Colorado legislature can resume its regular session after breaking for coronavirus, Supreme Court rules
Colorado lawmakers don’t have to meet for 120 consecutive days during a declared public health emergency, the Colorado Supreme Court ruled in a narrow decision Wednesday.
The General Assembly’s regular legislative session is limited to 120 days, and was scheduled to conclude May 6. However, lawmakers suspended the session March 14 because of the coronavirus pandemic after Gov. Jared Polis declared a state of emergency. They asked the Supreme Court to weigh in on whether they could resume the more than 50 days left of the session at a later date or be forced to end in May.
Voters approved a constitutional amendment in the 1980s that limited the session to 120 days, and the General Assembly adopted a rule that those days have to run consecutively. However, in 2009, the General Assembly adopted another emergency rule — in the wake of the H1N1 flu epidemic — that allows the legislature to count only “working calendar days” if the governor declares a state of emergency. That rule had never been triggered until now, according to the Supreme Court decision.
The Colorado Constitution is vague on whether the days must be consecutive, and the General Assembly’s rules make it clear that they should be except in a declared public health emergency that disrupts the session, Colorado Supreme Court Justice Monica Márquez wrote for the majority in the 4-3 decision. Chief Justice Nathan Coats, Justice Brian Boatright and Justice Carlos Samour Jr. dissented.
House Speaker KC Becker, a Boulder Democrat, welcomed the news Wednesday evening.
“It gives the legislature the ability to respond to the COVID crisis and take our time until some of it has subsided to finish our work,” Becker said. “I think it’s the right decision for Colorado.”
All 40 Republican lawmakers had signed onto a brief to the Supreme Court arguing that the days should be consecutive. Senate Minority Leader Chris Holbert told The Denver Post the argument that the days must be consecutive had support based on the split decision, but now it’s a matter of moving forward.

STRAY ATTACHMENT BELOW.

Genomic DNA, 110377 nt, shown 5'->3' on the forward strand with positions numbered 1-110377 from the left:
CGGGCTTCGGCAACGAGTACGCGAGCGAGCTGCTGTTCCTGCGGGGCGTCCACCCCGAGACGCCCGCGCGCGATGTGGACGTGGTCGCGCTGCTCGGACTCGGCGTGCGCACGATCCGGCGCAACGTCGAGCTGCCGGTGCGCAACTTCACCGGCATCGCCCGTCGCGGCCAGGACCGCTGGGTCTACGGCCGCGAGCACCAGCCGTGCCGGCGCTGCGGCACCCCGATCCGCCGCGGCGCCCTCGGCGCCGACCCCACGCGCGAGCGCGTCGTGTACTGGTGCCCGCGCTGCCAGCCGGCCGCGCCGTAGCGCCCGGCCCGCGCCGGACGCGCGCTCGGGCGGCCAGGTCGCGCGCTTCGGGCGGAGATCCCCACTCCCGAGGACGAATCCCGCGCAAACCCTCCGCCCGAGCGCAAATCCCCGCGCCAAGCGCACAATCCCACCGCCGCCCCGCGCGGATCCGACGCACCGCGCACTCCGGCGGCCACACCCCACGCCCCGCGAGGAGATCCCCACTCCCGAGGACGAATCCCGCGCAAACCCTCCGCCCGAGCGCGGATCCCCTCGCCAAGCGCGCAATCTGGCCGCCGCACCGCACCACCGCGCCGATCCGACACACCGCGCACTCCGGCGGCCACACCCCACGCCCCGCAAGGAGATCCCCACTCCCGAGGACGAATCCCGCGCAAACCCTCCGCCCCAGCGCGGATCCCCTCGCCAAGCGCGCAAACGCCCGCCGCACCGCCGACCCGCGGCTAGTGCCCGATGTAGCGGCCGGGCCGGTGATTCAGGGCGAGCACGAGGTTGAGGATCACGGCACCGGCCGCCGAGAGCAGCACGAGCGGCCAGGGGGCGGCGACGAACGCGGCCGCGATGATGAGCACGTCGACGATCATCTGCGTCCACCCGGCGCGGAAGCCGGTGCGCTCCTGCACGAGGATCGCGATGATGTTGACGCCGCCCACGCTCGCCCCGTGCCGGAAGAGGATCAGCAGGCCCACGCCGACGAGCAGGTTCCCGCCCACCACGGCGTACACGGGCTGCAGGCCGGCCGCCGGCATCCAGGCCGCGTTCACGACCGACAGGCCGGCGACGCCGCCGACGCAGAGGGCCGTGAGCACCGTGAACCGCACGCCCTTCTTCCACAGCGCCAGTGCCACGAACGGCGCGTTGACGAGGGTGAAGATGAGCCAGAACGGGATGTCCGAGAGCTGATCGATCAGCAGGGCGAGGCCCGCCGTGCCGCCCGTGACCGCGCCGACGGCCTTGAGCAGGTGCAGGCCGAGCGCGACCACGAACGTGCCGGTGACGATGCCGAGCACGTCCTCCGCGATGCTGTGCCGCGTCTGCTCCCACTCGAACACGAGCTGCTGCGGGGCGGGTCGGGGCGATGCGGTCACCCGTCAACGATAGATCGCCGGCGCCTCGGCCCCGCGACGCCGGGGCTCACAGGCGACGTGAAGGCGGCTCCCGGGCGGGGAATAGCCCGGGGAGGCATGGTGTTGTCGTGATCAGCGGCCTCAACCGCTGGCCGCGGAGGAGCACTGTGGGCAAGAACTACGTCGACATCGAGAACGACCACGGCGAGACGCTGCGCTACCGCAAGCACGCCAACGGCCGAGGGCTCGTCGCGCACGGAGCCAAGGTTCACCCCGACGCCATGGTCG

“We are grateful to know the Court’s opinion so that legislative leadership and all members of the General Assembly can determine how best to proceed in these most challenging times,” said Holbert, R-Parker, in a statement.
Senate President Leroy Garcia, D-Pueblo, said in a statement that Colorado’s leaders are elected to serve the community, including in times of hardship, and the Supreme Court decision will allow that to continue while also maintaining public safety measures.
“Counting legislative days consecutively during this state of emergency would have been devastating for the people of Colorado,” he said.
It’s still unclear exactly when legislators will return to the Capitol. House lawmakers had extended the recess to Thursday, but House Majority Leader Alec Garnett said lawmakers will presume they are adjourned day to day based on legal advice and for everyone’s safety as the Senate had called for earlier this week.
Now that lawmakers have the court’s determination, they will have more decisions to make about priorities. They still have to balance the budget and pass the School Finance Act in June, but this gives lawmakers time to hear from members of the public about their needs, Becker said.
House Minority Leader Patrick Neville, R-Castle Rock, said he hopes Democratic lawmakers who are in the majority in both chambers won’t go back to all the same priorities they had before the crisis.
“I think we need to look at everything from a different lens from here on out,” Neville said. “We have major implications (from coroanvirus) on the budget and economy and everything else.”
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